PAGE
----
This startup wants to scale anonymous mental health support – starting with founders

Nate Tepper first went to Alcoholics Anonymous (AA), an international program dedicated to helping people recover from alcoholism with a 12-step program, in the heart of the COVID-19 pandemic. He didn’t show his face or share his story, but says that being in the presence of vulnerability was immensely impactful.

Following the recommended level of frequency for folks getting into the program, Tepper went to 30 meetings in 30 days. Now, two years later, he’s starting a company to scale his favorite parts of the program in hopes of reaching other people in need.

The result is Humans Anonymous, a social audio platform that connects people with similar identities, whether that’s a teacher or a single parent, to create an anonymous space to freely share their experiences. Unlike other mental health-focused startups out there, it’s not trying to provide support through life coaches or trained professionals — it’s just trying to provide space. (AA, in contrast, has a wealth of liturgy that provides a framework for its adherents to follow.)

After launching publicly last month after more than a year in stealth, Humans Anonymous has now announced fresh funding in the form of a $1.7 million pre-seed round led by Glass Ventures and Backend Capital, with participation from Ten VC and Authentic Ventures.

Upon entering a Humans Anonymous room, users are invited to share in three-minute chunks, one person at a time. There’s no ability for others to unmute, chime in or even “take over” a conversation, Tepper said. While this could spiral pretty fast — let’s say one person gets an unfiltered opportunity to target someone who just spoke up — there is always a moderator in the channel who has authority to block or ban people. To keep control of conversation setup and flow, Humans Anonymous doesn’t allow users to create their own room.

Humans Anonymous is pitching a different vibe from Clubhouse, one of the most well known audio social platforms out there, which feels more socratic, or seminar-like, and allows speakers to mute or unmute at their own leisure. Humans Anonymous is less about personal brand and more about anonymous conversations.

The startup makes money through a subscription model, charging users $5 per month or $50 for an annual fee. Users who want to try out the app can have a free hour trial, or enter the general room, which Tepper says will always be free to keep programming accessible.

The app is launching publicly with an explicit focus on founders. When brainstorming for the app, Tepper e-mailed Y Combinator founders and got positive feedback on a need for something like Humans Anonymous.

“I always had this thought that like this is for everyone, right? Hence the name Humans Anonymous,” he said. “Founders happen to be in the first wave, and then our next communities are nurses, and teachers alike. And these are all groups who struggle in their daily jobs, like don’t necessarily have to share their struggles. And I think one of the learnings along the way, and you found this anonymous and we learned that people wanted to be a part of a community they possibly identify as nurses, teachers. So that’s why our way in the market is like starting with the profession-based communities. And then ultimately, we want to expand beyond that.”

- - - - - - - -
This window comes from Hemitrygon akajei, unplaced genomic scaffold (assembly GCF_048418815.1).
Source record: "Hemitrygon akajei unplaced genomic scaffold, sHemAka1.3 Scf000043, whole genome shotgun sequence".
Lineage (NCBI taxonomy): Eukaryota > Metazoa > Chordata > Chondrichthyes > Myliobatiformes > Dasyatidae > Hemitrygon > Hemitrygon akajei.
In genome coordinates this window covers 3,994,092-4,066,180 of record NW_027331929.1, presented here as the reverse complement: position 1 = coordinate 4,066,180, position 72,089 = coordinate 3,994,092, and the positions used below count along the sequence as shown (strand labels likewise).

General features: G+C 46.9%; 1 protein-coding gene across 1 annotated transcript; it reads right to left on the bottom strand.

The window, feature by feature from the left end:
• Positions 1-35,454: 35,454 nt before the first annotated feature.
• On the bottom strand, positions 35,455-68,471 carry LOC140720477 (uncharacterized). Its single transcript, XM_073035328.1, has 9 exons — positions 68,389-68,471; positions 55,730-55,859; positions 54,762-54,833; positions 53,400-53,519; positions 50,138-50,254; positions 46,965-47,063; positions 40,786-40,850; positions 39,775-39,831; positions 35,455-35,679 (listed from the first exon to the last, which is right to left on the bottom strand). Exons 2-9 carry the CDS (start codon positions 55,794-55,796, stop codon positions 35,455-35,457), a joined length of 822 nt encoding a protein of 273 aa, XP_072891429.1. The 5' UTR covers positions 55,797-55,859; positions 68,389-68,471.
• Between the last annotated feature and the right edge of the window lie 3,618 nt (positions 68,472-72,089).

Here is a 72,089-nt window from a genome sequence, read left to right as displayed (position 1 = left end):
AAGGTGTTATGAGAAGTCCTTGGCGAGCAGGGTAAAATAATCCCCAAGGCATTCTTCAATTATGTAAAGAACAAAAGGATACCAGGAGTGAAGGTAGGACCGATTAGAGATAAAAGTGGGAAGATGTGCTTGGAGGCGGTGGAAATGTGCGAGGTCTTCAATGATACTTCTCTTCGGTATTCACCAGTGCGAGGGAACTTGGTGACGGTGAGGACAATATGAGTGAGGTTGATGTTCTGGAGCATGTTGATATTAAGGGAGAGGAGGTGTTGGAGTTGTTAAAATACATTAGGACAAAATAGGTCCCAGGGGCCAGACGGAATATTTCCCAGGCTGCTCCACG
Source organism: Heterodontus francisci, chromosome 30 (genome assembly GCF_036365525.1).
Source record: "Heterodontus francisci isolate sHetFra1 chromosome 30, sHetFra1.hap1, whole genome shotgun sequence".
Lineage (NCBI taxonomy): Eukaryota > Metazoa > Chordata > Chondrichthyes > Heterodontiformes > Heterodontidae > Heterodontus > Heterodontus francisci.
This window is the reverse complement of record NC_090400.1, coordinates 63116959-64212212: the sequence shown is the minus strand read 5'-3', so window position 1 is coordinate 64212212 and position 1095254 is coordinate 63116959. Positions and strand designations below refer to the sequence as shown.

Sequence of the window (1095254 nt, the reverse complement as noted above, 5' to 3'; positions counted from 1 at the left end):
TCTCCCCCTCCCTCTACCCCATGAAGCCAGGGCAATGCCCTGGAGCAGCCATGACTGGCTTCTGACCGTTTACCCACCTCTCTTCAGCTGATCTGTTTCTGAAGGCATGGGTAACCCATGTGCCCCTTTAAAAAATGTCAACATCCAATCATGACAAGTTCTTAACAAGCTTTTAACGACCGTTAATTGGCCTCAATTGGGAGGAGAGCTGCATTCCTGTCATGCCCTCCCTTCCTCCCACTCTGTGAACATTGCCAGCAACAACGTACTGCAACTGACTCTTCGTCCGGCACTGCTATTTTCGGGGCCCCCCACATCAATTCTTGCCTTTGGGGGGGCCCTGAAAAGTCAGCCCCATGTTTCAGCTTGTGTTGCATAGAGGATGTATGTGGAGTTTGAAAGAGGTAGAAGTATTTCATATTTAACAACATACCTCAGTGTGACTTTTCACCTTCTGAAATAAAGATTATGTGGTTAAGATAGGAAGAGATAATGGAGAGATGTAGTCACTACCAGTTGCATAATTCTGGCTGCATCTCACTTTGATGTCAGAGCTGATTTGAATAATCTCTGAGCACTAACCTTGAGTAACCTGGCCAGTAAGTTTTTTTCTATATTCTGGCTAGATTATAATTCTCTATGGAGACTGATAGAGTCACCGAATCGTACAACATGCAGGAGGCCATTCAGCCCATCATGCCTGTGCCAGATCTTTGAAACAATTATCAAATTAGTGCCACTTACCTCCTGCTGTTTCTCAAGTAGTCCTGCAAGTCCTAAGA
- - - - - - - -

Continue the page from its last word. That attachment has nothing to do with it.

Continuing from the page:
This startup wants to scale anonymous mental health support – starting with founders

Image Credits: Humans Anonymous

At its core, Humans Anonymous is a platform seeking to provide community service through a virtual medium. It’s a mission that could clash with its decision to raise venture capital, an asset class that requires exponential growth for an outlier exit, and choice to build a for-profit organization. Tepper defended his choice, saying that he’s always had the belief that for-profit organizations are more impactful than nonprofit organizations. “They allow you to focus on the mission, instead of fundraising or collecting donations,” he said.

Since the startup is still at the earliest stages of building, many questions remain to be answered. For example, anonymity is a big promise, and in the security world, one of the hardest to actually fulfill. What if you recognize someone’s voice on it? Are there any guardrails in place that stop a user from recording another user’s deepest stories?

The other challenge sits on the legal front. While Humans Anonymous isn’t affiliated with Alcoholics Anonymous, AA could be bothered over just how inspired the competitive product is. Tepper says that he does have a trademark for Humans Anonymous, and emphasized that he’s just inspired by AA’s framework. He still goes to a meeting almost every day, two years after his first.

“In terms of the branding, there is a potential that AA could reach out to us and potentially say something to us,” he said. “Ideally, we can be on the same team.”